Sociology

Difference between the Nuclear Family and the Extended Family



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The difference between the nuclear family and the extended family is that a nuclear family refers to a single basic family unit of parents and their children, whereas the extended family refers to their relatives, as well - such as grandparents, in-laws, aunts and uncles, etc. In many cultures, and particularly indigenous societies, the extended family unit rather than the nuclear family unit is the most common basic form of social organization.

A nuclear family is limited, according to Kristy Jackson of Colorado State University, to one or two parents (e.g. a father and mother) and their own child, or children, living together in a single house or other dwelling. In anthropology, they only must be related in this fashion; there is no upper or lower limit on the number of children in a nuclear family.

The extended family is a much more nebulous term, but in essence refers to kin or relations not covered by the above definition. In historical Europe and Asia as well as in Middle Eastern, African, and American Aboriginal cultures, extended family groups were typically the most basic unit of social organization. The term can differ in specific cultural settings, but generally includes people related in age or by lineage. Anthropologically, the term "extended family" refers to such a group living together in a household, often with three generations living together (grandparents, parents, and children) and headed in patriarchal societies by the eldest man or by some other chosen leadership figure. However, in common parlance, the term "extended family" is often used by people simply to refer to their cousins, aunts, uncles, and so on, even though they are not living together in a single group.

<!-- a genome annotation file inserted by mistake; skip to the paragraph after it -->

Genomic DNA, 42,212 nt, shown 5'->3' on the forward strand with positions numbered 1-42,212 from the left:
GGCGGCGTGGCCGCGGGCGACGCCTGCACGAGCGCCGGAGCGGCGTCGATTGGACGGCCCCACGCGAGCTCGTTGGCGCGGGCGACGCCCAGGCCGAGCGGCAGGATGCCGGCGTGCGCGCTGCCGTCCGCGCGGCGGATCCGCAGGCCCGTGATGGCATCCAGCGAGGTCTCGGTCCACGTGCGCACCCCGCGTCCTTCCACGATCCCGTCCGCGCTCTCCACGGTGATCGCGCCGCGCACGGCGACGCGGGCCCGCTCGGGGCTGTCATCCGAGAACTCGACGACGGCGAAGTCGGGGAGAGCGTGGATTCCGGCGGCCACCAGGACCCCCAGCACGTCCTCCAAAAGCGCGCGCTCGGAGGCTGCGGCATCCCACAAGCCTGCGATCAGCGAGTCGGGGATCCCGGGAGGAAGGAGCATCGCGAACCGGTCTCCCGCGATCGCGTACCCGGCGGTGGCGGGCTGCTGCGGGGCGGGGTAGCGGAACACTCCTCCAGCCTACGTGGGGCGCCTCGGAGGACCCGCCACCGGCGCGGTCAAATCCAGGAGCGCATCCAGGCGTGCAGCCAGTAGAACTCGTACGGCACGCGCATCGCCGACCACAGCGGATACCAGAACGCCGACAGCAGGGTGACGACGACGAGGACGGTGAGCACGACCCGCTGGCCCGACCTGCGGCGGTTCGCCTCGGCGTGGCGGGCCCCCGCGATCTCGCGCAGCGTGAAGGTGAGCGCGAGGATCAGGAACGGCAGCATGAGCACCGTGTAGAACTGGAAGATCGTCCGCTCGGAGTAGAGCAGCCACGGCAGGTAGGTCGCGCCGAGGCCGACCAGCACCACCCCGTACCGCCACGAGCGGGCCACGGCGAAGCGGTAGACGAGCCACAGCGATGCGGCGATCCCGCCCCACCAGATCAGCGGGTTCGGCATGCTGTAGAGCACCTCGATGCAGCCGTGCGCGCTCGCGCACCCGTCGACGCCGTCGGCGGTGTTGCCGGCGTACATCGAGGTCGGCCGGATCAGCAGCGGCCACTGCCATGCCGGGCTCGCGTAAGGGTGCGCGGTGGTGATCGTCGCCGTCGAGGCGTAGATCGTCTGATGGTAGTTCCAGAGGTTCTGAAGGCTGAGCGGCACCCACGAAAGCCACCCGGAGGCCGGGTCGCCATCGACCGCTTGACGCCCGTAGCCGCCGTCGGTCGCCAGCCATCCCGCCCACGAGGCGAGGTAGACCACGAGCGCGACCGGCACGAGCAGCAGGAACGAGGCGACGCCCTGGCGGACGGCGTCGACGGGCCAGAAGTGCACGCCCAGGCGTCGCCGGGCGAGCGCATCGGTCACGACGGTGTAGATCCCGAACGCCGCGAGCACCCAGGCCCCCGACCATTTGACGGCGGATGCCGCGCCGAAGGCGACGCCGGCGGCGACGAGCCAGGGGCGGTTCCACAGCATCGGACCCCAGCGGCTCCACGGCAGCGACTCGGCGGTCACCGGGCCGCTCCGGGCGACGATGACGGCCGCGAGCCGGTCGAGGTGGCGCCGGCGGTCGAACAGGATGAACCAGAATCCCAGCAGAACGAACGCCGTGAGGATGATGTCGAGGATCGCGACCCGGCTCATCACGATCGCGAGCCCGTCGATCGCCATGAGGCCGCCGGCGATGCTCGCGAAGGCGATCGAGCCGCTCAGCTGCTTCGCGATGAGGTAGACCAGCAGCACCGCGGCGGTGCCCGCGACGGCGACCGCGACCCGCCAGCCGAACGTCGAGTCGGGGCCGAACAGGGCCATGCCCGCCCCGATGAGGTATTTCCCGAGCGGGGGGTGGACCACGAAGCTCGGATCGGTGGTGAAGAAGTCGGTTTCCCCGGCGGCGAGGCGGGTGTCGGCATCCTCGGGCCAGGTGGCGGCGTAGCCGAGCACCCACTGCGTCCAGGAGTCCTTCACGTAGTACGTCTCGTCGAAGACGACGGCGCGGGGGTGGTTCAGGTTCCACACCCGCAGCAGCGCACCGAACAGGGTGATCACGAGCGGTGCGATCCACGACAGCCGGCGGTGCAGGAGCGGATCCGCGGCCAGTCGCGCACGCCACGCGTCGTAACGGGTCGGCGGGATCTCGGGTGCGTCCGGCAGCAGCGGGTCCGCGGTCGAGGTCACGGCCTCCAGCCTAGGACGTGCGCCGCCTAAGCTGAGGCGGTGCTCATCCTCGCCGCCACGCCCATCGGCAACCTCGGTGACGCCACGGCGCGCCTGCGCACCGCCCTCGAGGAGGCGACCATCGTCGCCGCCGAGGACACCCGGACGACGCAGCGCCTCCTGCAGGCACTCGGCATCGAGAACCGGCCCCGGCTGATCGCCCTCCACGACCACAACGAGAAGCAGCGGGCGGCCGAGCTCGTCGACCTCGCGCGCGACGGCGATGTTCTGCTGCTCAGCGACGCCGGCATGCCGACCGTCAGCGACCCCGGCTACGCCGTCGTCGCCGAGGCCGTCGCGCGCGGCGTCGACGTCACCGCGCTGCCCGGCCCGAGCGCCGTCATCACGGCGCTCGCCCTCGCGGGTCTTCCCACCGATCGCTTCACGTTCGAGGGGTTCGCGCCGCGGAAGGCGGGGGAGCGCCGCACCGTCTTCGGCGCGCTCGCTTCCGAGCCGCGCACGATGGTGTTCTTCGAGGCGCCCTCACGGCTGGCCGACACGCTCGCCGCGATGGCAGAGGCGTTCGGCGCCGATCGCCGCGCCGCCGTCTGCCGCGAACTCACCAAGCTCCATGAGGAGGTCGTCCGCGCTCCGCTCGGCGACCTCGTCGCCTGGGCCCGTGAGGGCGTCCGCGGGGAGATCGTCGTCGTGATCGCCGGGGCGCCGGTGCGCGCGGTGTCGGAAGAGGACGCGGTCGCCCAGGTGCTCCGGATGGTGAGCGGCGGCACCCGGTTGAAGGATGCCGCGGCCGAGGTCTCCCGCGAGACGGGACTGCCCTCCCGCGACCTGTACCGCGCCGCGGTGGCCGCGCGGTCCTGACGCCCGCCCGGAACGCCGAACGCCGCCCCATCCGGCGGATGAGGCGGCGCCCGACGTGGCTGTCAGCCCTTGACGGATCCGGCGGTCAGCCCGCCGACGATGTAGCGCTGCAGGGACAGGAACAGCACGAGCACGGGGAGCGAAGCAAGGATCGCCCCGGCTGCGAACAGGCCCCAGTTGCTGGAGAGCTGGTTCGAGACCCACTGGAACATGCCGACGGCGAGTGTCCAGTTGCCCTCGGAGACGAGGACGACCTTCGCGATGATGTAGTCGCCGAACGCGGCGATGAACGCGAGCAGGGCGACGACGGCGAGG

Historically, most people in the world have lived in extended family groupings rather than in nuclear families. This was even true in Europe and in the early United States, where multiple generations often lived together for economic reasons. During the 20th century, average income rose high enough that living apart as nuclear families became a viable option for the vast majority of the American population. In contrast, many indigenous societies and residents of developing countries continue to have multiple generations living in the same household. The rise of the nuclear family in the modern West does not necessarily mean that family arrangements have stabilized, either. The rapid growth in single-parent households, for instance, also represents a substantial change to the traditional nuclear family. More couples are also choosing not to have children at all.

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